Wishart played five games for the Lightning during the 2008-09 season and skated in 61 games with Norfolk in 2009-10
Even after just celebrating his 22nd birthday in May, defenseman Ty Wishart was still viewed as the old guy in the Lightning locker room among prospects attending the team’s 2010 Development Camp.
It is a role that Wishart relishes, but despite serving as a role model to some of the younger players and being looked at as wise beyond his years, the Comox, British Columbia native can’t help but to partially agree with some of his teammates’ assertions, as long as they don’t go too far in crossing the threshold of gray hairs and limited mobility.
“This is my fifth camp overall, and my third with the Lightning, so yeah, I’m one of the more experienced guys here,” Wishart said. “But I’m actually pretty safe because we’ve got Scott Jackson and Tim Marks in here, so I’m not too too old.”
Perhaps “experienced,” as Wishart put it, is more appropriate considering his role at camp which is far different this year than in seasons past. Wishart’s long tenure affords him the opportunity to lead in the locker room, as well as to mentor some of his younger teammates as they attempt to follow the path of their predecessor through the ranks of juniors and up to the professional level of the American Hockey League before graduating up on the NHL stage.
“It’s a little different,” Wishart said of the role. “It’s been a lot of fun so far. I get out on the ice and try to help them as much as I can, but more so away from the rink. I’m making an effort to get to know the guys and to make them feel a little more comfortable since a lot of them are here for the first time. I’m pretty sure me and Grandpa Jacks [Scott Jackson] could run one of these camps by now.”
Wishart serves as a good candidate to assume the leadership role, bringing with him a variety of experiences that include four seasons in juniors, three stints in the AHL with two teams and five games at the NHL level. He has also been the subject of two trades in his hockey career, thus expanding his repertoire with which he counsels young prospects in a sport that is anything but predictable.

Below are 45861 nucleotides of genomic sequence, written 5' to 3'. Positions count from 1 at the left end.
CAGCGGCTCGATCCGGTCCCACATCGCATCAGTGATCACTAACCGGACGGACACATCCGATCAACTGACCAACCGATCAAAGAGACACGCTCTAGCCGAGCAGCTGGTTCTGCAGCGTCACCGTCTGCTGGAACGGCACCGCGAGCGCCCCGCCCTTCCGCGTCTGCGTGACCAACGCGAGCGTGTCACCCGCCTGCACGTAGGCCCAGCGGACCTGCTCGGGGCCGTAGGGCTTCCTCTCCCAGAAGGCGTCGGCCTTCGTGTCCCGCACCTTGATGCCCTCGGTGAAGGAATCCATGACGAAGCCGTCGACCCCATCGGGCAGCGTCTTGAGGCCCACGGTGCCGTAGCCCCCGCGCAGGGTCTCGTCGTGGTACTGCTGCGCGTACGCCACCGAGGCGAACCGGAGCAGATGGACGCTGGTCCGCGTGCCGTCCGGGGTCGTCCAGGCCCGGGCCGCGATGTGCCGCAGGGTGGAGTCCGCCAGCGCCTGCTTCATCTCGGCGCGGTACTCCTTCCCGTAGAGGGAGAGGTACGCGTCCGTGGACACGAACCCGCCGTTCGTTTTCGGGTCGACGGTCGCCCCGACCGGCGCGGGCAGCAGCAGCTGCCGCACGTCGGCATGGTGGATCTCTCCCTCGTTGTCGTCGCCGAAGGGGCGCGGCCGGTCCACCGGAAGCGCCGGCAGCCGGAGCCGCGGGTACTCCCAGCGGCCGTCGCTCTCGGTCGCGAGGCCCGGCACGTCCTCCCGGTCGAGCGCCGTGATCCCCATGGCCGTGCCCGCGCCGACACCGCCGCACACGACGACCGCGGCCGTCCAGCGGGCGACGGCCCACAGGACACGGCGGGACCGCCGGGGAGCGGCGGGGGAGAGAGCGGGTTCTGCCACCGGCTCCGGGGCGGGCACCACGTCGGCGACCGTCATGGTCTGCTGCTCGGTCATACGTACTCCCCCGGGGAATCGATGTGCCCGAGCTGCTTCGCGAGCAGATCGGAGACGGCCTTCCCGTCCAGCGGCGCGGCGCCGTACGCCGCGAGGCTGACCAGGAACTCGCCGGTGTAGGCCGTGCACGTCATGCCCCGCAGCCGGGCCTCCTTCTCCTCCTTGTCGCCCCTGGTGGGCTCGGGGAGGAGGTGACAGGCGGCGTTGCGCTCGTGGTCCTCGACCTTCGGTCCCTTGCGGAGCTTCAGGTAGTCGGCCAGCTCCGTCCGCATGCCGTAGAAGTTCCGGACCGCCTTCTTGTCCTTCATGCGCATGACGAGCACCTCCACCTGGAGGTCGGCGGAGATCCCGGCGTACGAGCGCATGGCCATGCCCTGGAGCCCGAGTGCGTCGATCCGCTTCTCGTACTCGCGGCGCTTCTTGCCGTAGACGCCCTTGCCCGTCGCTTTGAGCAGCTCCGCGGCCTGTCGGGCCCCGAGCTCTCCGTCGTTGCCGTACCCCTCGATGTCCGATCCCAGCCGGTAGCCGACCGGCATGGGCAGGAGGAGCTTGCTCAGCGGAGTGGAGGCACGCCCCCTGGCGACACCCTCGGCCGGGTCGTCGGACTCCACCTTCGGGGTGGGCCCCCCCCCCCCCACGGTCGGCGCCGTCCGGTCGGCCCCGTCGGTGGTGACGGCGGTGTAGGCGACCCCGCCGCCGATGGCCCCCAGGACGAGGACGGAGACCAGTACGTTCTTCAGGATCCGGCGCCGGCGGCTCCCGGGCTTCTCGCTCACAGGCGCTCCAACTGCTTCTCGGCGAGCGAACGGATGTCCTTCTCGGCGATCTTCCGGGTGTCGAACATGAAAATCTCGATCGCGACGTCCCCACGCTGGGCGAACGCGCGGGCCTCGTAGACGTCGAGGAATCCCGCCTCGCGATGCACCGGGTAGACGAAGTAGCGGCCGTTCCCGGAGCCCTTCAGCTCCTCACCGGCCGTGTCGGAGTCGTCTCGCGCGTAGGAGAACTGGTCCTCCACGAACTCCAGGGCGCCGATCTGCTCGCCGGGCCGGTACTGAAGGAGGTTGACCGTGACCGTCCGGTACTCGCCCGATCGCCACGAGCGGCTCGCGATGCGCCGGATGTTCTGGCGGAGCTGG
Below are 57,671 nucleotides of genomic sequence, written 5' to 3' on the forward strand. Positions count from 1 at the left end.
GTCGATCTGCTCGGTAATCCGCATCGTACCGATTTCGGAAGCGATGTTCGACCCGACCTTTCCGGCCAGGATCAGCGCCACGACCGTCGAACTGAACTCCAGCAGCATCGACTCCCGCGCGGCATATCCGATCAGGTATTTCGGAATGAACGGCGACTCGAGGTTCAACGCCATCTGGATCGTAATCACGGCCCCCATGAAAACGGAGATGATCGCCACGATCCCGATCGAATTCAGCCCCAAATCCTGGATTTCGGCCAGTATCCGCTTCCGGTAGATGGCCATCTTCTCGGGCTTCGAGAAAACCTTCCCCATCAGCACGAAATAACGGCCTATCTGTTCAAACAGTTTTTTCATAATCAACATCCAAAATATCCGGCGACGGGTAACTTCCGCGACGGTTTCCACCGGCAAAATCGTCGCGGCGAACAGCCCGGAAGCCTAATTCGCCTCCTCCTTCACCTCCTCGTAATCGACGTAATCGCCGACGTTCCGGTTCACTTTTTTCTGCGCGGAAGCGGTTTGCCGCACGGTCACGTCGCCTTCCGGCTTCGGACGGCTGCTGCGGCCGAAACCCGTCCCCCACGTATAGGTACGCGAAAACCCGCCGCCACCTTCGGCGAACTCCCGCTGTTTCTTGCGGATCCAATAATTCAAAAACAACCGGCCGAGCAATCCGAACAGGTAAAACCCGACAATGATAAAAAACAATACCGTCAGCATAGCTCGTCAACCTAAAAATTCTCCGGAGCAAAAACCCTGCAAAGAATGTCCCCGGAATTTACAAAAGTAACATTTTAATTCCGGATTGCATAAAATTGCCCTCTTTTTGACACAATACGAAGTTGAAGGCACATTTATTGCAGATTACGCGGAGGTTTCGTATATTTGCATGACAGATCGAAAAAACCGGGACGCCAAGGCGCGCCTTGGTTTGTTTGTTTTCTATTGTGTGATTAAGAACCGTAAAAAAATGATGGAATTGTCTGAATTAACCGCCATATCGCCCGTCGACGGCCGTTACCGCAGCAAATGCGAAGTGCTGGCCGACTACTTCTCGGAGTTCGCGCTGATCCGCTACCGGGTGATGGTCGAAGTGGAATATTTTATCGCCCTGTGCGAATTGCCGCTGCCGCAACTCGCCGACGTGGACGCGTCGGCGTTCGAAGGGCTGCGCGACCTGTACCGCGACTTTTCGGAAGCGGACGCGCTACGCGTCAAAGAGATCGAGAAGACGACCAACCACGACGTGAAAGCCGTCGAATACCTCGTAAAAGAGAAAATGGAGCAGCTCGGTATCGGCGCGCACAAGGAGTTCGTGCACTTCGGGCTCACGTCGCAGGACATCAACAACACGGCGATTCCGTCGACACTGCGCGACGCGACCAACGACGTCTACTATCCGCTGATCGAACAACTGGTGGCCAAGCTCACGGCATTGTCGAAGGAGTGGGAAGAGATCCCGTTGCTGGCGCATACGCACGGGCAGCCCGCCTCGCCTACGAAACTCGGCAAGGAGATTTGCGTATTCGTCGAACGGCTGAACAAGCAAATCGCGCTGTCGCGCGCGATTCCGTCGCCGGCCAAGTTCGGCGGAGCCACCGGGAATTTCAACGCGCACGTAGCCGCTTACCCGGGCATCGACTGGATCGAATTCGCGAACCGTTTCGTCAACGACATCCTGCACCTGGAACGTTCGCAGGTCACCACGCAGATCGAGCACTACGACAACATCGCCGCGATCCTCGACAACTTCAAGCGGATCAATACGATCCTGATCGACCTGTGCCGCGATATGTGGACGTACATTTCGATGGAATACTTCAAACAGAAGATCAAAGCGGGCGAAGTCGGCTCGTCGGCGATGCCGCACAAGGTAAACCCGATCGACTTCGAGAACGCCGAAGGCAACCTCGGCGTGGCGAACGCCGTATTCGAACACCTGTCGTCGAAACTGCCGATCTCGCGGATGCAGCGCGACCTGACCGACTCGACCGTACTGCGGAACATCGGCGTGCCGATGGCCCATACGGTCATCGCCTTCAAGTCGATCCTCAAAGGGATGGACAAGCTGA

Not only does his previous hockey experience bring a lot to the table for younger prospects, but also the success he has found along the way. During the 2007-08 season with the Prince George Cougars of the Western Hockey League, a team also comprising fellow Bolts prospects Dana Tyrell and Brett Connolly, Wishart registered a record year, totaling a career-best 67 points in 72 games in spite of being traded to Moose Jaw at the season’s half-way point before making his professional debut with Worchester of the AHL. The following year, Wishart was traded to Tampa Bay and appeared in 61 games with the Norfolk Admirals, progressing each season with his most successful campaign coming last year when he tallied 32 points.
“In Norfolk my confidence really wasn’t there my first year, but going into last season I had a year under my belt already so I felt a little more confident and I think it showed in my numbers,” Wishart said. “I became more assertive with my game and started taking shots that I might not have necessarily taken the year before. Those are some of the differences you see in yourself year in and year out and I think that’s what the development camp is all about. Every year you arrive at camp you pick up new skills and try to build upon them in the years after.”
Judging by statistics and his sense of maturity both on and off the ice, it is apparent that Wishart’s game has made big strides in improvement since joining the Lightning organization in July 2008. The clamor stemming from his own personal success, however, is not so much self-contained as it is widespread throughout the locker room, as Wishart also bears a certain degree of credibility when prospects come to him with questions about their own game.
“He helped me a lot when I was younger,” Tyrell said, referring to his Prince George days when the pair skated together on the power play and penalty kill units. “I’ve learned a lot from him and he’s one of the older guys so I think it comes naturally to him to step up and lead those of us who are younger.”